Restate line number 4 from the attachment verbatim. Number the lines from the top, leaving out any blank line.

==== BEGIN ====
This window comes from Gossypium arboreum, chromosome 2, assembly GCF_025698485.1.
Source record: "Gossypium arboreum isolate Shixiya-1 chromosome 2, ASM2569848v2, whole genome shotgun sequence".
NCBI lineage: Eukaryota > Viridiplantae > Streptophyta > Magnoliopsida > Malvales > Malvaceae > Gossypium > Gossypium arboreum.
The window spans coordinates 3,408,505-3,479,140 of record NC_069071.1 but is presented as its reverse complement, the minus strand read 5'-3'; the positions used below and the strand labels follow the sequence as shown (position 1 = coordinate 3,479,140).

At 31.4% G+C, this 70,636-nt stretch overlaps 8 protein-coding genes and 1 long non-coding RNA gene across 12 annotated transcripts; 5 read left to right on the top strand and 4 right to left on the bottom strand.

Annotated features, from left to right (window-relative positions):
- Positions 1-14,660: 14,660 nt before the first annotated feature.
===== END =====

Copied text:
The window spans coordinates 3,408,505-3,479,140 of record NC_069071.1 but is presented as its reverse complement, the minus strand read 5'-3'; the positions used below and the strand labels follow the sequence as shown (position 1 = coordinate 3,479,140).